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New Hampshire Statewide Equine Economic Impact Study

by Lisa Derby Oden and the New Hampshire Horse Council, Inc.

Boarding credit Jackie Pierce smallerNew Hampshire horse owners participated in a survey conducted during late 2002 and early 2003. This survey was the first of its kind for the New Hampshire equine industry. The results document the economic contribution that horses, ponies, mules and donkeys make to New Hampshire agriculture, and demonstrate how the equine industry interrelates with other industries in the state, such as tourism.  The survey collected information about the breed, use and type of management, as well as included sections to determine acreage devoted to equine use, employment and economic data from horse owners.  The survey was a joint project of the New Hampshire Horse Council, Inc., and New Hampshire Farm Bureau Federation.  The organizations coordinated with University of New Hampshire Department of Resource Economics and Development Funding for survey design, implementation, and results interpretation.  Data from this study will be correlated with results from questions asked on the October 2003 Granite State Poll, conducted by University of New Hampshire Survey Center. Funding came primarily from a grant from the New Hampshire Department of Agriculture, Markets & Food, and was also supported by Purina Mills, Poulin, Nutrena, Agway and Blue Seal.

Highlights of the study:

  • The survey generated a response rate of 41%.
  • 54% of the reported equines were in three counties – Hillsborough, Merrimack and Rockingham.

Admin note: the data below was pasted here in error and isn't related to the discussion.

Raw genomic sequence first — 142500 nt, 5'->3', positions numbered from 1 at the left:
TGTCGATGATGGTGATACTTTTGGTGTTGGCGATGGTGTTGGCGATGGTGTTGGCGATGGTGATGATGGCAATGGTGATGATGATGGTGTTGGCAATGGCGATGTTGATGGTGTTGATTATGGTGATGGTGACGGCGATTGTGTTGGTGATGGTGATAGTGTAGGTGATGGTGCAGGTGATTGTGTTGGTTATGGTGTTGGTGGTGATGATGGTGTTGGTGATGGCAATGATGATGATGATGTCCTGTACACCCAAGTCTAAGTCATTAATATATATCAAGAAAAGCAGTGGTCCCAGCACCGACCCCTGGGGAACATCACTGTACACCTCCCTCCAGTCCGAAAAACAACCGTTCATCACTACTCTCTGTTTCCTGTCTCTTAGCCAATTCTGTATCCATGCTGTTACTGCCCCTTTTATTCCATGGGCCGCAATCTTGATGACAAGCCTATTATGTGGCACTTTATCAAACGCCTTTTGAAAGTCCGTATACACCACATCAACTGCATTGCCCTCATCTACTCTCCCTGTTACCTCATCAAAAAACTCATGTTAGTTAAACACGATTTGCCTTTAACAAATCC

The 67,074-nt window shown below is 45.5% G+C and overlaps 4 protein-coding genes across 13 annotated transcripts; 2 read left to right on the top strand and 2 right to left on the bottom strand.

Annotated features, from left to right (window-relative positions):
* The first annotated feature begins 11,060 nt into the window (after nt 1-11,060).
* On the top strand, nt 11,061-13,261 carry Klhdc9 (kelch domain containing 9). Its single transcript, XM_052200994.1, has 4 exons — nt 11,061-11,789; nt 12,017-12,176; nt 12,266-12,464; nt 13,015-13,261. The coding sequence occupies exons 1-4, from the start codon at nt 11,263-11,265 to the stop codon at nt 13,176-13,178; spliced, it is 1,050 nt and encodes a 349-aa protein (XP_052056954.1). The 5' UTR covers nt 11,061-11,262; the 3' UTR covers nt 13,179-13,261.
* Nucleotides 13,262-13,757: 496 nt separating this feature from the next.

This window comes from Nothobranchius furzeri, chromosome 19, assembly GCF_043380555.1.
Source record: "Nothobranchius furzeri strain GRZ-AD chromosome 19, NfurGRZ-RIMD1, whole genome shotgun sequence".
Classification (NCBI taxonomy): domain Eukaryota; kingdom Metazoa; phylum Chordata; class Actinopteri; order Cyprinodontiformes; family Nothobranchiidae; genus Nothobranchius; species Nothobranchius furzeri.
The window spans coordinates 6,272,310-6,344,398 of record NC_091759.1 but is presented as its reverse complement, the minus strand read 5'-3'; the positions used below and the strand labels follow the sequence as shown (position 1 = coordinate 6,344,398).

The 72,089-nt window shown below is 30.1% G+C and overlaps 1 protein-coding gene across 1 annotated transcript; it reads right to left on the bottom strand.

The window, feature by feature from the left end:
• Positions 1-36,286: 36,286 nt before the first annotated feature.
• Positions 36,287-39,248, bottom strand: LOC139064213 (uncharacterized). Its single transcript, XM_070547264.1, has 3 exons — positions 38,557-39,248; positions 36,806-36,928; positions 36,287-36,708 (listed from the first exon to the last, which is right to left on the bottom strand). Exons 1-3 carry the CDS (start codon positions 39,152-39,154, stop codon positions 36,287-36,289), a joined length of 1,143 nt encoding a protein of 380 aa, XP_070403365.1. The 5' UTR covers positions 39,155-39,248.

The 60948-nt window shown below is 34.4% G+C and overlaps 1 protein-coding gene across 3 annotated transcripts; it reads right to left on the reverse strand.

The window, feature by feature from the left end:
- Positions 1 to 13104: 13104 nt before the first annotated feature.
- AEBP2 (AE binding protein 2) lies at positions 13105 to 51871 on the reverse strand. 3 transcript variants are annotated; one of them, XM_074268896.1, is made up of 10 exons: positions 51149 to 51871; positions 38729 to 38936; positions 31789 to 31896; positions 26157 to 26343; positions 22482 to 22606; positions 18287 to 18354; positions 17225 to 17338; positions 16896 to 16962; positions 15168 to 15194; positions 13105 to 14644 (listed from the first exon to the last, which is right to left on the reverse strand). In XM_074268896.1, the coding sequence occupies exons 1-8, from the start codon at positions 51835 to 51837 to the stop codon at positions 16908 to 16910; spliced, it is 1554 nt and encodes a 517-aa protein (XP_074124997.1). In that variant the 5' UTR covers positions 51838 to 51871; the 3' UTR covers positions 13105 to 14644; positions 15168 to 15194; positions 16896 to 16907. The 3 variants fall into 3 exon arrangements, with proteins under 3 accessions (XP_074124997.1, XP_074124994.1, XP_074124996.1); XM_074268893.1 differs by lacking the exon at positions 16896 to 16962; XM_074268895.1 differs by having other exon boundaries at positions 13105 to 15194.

• 5% of New Hampshire adults currently own one or more horse, pony, donkey or mule.
  • 7% of New Hampshire adults who do not currently own an equine are very interested in owning one, and another 6% are somewhat interested in owning one.
  • The estimated median value was $8,500.00 per equine.
  • Light horse breeds account for 71%; race horse breeds 13%; pony breeds, 7%; draft breeds 6%; and donkeys and mules 3%.
  • Pleasure riding, trail riding, and showing were the most common equine uses.

Farrier 2 credit International Museum of the Horse smaller

The total value of all equine-related assets reported by 2,353 respondents was $385 million. The median value for equine-related only land, fencing and buildings was $110,000. This figure does not represent other assets such as trucks, trailers, tack and equipment, stable supplies, tractors and other supplies.

The median paid for board and training fees was $3,000 annually.  62% of respondents keep their equine at their own residence. The median number of miles traveled by those that board their horses elsewhere in order to interact with their horse was 1,172 miles per year.

53% of respondents own a horse trailer or van.  The median number of miles the respondents that traveled with their horses to shows, trail rides, pleasure riding and for health care traveled was 400 miles.

Complete study reports are available at:

These figures are only for New Hampshire.  What would they be in your area or your state?  Such statistics are important for use in preserving an equestrian way of life.